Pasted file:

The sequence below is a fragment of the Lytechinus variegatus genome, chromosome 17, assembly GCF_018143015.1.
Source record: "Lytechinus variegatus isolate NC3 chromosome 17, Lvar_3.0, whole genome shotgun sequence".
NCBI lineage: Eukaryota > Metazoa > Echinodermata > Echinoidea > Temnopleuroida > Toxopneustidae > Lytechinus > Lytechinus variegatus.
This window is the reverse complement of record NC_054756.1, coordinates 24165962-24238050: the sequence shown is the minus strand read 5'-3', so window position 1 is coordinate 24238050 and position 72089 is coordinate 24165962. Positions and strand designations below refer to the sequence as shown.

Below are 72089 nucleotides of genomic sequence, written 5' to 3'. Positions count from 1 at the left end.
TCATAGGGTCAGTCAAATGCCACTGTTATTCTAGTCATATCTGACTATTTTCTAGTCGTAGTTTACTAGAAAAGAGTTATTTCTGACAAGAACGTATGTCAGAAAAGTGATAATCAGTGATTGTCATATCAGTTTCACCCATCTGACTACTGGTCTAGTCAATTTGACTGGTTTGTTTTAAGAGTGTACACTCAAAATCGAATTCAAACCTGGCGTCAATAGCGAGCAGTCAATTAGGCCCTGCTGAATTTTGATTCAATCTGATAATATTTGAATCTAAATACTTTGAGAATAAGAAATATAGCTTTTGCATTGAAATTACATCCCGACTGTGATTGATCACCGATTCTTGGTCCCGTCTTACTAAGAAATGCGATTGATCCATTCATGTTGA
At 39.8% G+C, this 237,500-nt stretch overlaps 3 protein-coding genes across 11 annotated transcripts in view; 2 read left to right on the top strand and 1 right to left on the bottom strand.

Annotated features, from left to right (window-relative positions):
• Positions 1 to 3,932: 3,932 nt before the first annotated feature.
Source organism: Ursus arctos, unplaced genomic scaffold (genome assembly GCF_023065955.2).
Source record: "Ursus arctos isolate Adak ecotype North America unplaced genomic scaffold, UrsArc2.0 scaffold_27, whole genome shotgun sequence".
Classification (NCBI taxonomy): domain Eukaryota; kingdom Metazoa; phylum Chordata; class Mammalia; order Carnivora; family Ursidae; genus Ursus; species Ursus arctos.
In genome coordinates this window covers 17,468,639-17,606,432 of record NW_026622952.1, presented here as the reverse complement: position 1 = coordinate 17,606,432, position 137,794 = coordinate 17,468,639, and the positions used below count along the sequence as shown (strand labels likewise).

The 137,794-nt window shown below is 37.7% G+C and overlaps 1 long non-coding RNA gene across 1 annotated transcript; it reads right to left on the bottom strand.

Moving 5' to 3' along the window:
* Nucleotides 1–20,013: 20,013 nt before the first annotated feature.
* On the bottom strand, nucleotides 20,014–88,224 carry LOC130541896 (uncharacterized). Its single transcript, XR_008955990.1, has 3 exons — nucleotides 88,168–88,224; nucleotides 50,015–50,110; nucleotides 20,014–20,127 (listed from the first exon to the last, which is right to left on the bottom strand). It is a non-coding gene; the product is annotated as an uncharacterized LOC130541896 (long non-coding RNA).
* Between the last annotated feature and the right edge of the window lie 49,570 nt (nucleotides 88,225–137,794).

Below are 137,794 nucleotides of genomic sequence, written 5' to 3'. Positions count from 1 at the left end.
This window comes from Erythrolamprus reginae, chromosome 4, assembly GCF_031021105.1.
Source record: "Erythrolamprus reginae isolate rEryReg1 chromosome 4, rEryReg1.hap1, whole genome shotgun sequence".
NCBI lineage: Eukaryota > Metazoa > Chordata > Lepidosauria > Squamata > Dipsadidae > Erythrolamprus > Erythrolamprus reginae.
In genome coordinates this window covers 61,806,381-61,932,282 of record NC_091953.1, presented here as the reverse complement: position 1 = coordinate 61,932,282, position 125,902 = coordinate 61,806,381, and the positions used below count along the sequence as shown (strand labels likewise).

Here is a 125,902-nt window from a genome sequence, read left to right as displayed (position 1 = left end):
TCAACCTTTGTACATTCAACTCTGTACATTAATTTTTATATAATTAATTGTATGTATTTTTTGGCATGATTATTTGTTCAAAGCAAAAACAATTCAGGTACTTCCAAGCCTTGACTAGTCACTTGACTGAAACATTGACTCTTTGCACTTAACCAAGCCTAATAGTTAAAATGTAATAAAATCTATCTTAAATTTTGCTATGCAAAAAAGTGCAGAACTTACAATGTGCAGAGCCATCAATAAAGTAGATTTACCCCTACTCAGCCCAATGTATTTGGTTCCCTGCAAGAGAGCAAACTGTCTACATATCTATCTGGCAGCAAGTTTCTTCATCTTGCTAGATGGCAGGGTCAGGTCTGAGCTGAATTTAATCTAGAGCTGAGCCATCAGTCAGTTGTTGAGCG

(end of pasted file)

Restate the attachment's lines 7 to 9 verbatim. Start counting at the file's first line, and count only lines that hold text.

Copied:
At 39.8% G+C, this 237,500-nt stretch overlaps 3 protein-coding genes across 11 annotated transcripts in view; 2 read left to right on the top strand and 1 right to left on the bottom strand.

Annotated features, from left to right (window-relative positions):
• Positions 1 to 3,932: 3,932 nt before the first annotated feature.